Due to the onslaught of COVID-19 and the subsequent losses in revenue and funding, UCR’s Budget Advisory Committee (BAC) released recommendations over the summer of the best methods to keep the school’s budget balanced. There were a couple major areas of potential cuts, but the possible elimination of UCR Athletics has proved to be a point of contention for many.
On Tuesday, Nov. 2, Chancellor Kim A. Wilcox sent out a mass email to students and faculty, announcing the formation of the Intercollegiate Athletics Working Group (IAWG), a committee dedicated to conducting research and advising on the long term sustainability of the athletics program, as well as redefining the role of intercollegiate competition at UCR. The group is comprised of 12 official members, all representing different backgrounds and relationships to the university as well as the UCR Athletics, in the interest of securing a holistic decision. Currently, they are scheduled to meet at least once every two weeks and are expected to have their recommendation report submitted by the beginning of February 2021.
In an interview with The Highlander, IAWG Chair and Vice Chancellor of Student Affairs Brian Haynes delved deeper into the reasoning behind the committee’s formation. He admitted that unlike other Division I programs, UCR’s Athletics department relies heavily on university funding, thus elimination had to be considered. Nonetheless, Haynes affirmed that he and the other members of IAWG are hopeful and committed to finding a solution that will benefit everyone. “I plan to help steer a comprehensive review of UCR’s Athletics program, including its current role in the life of our campus community and whether another model may better serve the campus,” Haynes stated.
One IAWG member, Katherine Kinney, associate professor of English as well as Chair of the Academic Senate Committee on Planning and Budget (CPB), elaborated on her role in the group. The CPB serves as an advisory group within the Academic Senate, conferring with the chancellor and provost to discuss matters of planning, budgeting and resourcing allocations. As a representative of the Academic Senate, it is her job to consult the CPB and talk about the issues that are raised by the IAWG and relay the resulting information back. Kinney stated that her ultimate goal is to ascertain that all in the working group “keep the teaching and research missions of the University clearly in mind” during their discussions.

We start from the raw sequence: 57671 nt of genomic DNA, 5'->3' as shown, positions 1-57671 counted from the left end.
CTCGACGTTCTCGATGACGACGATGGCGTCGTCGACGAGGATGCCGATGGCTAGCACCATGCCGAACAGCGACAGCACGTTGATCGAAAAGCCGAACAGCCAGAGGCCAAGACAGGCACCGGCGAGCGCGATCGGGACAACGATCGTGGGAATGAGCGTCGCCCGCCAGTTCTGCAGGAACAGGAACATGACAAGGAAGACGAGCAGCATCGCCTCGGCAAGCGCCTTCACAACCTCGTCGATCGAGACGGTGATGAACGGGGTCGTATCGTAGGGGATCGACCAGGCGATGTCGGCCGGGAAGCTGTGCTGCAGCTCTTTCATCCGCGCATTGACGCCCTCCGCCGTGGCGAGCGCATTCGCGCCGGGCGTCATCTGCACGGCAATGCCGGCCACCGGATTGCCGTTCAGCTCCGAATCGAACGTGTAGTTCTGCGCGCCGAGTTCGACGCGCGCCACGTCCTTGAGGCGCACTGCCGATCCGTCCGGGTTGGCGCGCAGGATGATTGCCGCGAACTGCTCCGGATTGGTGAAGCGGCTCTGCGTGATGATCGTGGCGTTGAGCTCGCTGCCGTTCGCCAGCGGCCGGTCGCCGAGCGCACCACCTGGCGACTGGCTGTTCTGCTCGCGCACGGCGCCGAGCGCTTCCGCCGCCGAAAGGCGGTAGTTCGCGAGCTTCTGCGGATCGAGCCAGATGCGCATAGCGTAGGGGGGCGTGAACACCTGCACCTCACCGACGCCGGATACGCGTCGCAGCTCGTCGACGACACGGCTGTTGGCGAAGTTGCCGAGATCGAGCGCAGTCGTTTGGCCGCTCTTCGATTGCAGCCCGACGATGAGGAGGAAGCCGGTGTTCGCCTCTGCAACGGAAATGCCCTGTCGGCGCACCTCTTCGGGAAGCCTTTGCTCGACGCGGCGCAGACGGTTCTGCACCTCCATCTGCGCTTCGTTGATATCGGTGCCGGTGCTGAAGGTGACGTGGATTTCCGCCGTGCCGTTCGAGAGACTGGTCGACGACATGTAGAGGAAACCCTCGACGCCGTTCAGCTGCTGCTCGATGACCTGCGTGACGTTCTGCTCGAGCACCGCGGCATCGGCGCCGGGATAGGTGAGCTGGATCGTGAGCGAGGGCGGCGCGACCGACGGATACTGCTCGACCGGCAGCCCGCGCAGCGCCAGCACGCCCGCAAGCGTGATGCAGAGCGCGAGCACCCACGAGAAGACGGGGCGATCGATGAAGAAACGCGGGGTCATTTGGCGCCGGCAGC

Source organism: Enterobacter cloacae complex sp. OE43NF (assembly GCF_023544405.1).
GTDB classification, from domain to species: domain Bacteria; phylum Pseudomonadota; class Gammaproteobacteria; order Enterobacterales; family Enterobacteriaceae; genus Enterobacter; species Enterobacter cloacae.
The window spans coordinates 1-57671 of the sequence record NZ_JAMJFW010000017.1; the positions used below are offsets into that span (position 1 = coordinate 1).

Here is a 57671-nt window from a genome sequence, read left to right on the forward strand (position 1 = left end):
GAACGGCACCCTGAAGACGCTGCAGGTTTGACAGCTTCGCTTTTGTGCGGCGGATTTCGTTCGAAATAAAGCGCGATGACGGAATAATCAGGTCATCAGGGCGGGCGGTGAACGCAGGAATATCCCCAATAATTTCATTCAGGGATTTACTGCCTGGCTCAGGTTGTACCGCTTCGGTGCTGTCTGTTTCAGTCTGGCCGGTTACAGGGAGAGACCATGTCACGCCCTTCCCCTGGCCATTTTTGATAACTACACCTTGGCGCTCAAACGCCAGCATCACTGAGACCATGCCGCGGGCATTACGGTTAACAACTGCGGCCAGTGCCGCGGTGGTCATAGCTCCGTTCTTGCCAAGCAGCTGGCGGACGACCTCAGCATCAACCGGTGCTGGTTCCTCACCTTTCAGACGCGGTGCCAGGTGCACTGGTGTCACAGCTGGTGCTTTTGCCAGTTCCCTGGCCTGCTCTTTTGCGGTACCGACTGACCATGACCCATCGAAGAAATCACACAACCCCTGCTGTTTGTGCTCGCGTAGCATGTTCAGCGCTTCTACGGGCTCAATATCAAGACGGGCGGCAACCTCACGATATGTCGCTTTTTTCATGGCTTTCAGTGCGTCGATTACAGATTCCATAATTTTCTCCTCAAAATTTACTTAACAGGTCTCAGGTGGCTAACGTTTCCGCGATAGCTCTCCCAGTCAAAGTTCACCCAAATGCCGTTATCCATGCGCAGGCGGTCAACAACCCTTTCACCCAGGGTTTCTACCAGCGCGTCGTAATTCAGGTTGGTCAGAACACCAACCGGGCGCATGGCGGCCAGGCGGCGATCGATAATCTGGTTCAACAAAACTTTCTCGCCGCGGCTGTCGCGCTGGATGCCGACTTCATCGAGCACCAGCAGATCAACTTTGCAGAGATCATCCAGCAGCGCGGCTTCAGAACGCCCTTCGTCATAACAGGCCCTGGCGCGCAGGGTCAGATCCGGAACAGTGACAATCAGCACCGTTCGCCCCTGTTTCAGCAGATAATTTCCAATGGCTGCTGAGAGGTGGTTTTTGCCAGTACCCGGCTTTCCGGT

Another committee member, Tamica Smith Jones, the UCR intercollegiate athletics director, also emphasized the importance of the IAWG and their pending final decision to the university, though her views are a little different from Kinney’s. “It is important to reinforce that our Athletics Department is aligned with the mission of this university in creating opportunities for underserved populations,” she stated. Jones stressed that the sports program provides valuable college opportunities to numerous young student athletes who may not have otherwise had the chance; she maintained that guaranteeing said opportunities for the hundreds of student athletes who attend UCR is integral to “who we are as a university and as a rising campus amongst UC’s.”
According to Haynes, the group still has yet to decide the best course of action for receiving wide-ranging input from affected communities, like the students. However, the IAWG has reportedly included several key members who are directly involved with the UCR student population, such as ASUCR President Luis Huerta, which will help ensure that a connection to the student body is maintained.
In the meantime, Haynes stated that the committee will be holding its first town hall meeting for student athletes on Friday, Nov. 13.